[DROne] notice To AirMen.
For many years, manned aircraft pilots have relied upon NOTAMs (Notice to Airmen) to let everyone affected know that there is a change in the airspace that couldn’t have been made known well in advance. With the advent of drones, it was felt necessary to use the NOTAM process to inform those using the National Airspace System (NAS) of their presence in certain situations. This seemed to work for a while but then many became concerned that the system for NOTAMs could quickly become overwhelmed with drone related filings.
Most airspace planning apps, such as Skyvector or iFlightPlanner offer “layers” to turn on and off certain features. These features might include Temporary Flight Restrictions (TFRs), Text Weather (METAR/TAF), and DROTAMs. With the recent increase in UAS missions, primarily utility inspections, a flight planning map may be overwhelming with blue worm like figures sprawling out all over specific areas. These blue worms are DROTAMs. With a click of a check-box on the layers map, one may make the worms go away. The DROTAMs are often separated into less than or greater than 200 feet above ground level AGL. Most manned aircraft cruising along at a minimum requirement of 500 feet AGL could for the most part, care less about Drones flying well below them.
When doing inspection work for Utility Companies, the client will often request all UAS operations to file DROTAMs. This is often under the direction of the Utility Company’s own Aviation Unit consisting of both fixed and rotary wing manned aircraft. A large enough Utility Company has someone managing all flights during inspections, manned and unmanned. The manned aircraft are very interested in monitoring DROTAMs while inspecting powerlines at treetop heights to avoid any contact with UAS.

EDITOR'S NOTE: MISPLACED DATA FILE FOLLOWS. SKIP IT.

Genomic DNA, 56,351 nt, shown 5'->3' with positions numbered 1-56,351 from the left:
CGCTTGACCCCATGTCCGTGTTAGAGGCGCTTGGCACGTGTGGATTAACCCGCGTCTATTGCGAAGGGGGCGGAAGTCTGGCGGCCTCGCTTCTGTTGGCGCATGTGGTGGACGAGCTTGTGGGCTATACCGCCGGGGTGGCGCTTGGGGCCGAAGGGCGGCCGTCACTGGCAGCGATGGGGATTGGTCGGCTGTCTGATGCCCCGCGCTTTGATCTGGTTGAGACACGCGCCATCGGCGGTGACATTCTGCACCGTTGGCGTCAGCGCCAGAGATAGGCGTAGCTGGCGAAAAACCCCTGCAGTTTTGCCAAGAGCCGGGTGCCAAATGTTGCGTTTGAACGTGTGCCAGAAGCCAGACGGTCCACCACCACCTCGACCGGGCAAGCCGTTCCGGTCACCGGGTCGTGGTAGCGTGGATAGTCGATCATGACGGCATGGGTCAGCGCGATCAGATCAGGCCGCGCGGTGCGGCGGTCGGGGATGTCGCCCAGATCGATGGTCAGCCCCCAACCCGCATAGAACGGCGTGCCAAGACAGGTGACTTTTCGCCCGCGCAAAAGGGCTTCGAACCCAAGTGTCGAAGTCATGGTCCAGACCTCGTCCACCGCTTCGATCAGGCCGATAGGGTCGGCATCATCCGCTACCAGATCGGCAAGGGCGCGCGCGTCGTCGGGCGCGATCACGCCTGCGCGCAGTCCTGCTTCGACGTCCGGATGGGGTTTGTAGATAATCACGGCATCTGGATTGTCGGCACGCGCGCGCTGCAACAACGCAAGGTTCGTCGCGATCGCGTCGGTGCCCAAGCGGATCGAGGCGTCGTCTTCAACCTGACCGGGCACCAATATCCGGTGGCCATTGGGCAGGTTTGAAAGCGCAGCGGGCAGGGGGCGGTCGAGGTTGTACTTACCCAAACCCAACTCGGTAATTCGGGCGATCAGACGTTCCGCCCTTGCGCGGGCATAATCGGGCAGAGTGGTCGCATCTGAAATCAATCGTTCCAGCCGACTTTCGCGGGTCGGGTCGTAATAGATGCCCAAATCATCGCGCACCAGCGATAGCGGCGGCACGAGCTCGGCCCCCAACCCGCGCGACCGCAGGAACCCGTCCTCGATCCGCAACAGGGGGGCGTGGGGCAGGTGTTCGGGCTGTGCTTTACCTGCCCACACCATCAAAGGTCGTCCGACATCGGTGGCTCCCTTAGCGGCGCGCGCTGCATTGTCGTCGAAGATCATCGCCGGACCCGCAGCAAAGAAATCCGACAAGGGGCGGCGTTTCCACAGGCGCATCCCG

There is a tremendous amount of history with the FAA’s flight service. Many older pilots cherish the days of visiting a flight service center to receive briefings before flights. At one point in the early 1960s, the FAA operated 297 flight service stations. In November 1982, the first Automated Flight Service Stations (AFSS) began operation in Denver, CO. By 1995, the AFSS’s were consolidated into 61 stations, and 31 Auxiliary Stations, primarily in Alaska. Lockheed Martin was contracted to operate flight services until August 15, 2016. At that point, Leidos took over the flight service process. When you dial into 1800WXBRIEF, you will get Leidos Flight Service to assist your flight planning needs.
There are essentially two ways to file a DROTAM. Due to the heavy volume of filings, an online process was created. If there is a Certificate of Authorization filed (often by the Drone Vendor or the Client), one may file online. This is actually called a UAS Operating Area (UOA). A DROTAM may be filed in addition to the larger boundary of the UOA. If you are flying a UAS mission with no UOA or COA, you must call in the request on the telephone. This is when you actually get to speak to a “briefer” at Leidos Flight Service. After filing over 400 DROTAMs in Northern California, I was trained by the staff at Leidos to make efficient calls with clear information. You may file one DROTAM or several in one phone call. Calling in a DROTAM with the right briefer may help you learn the language and format to file one electronically.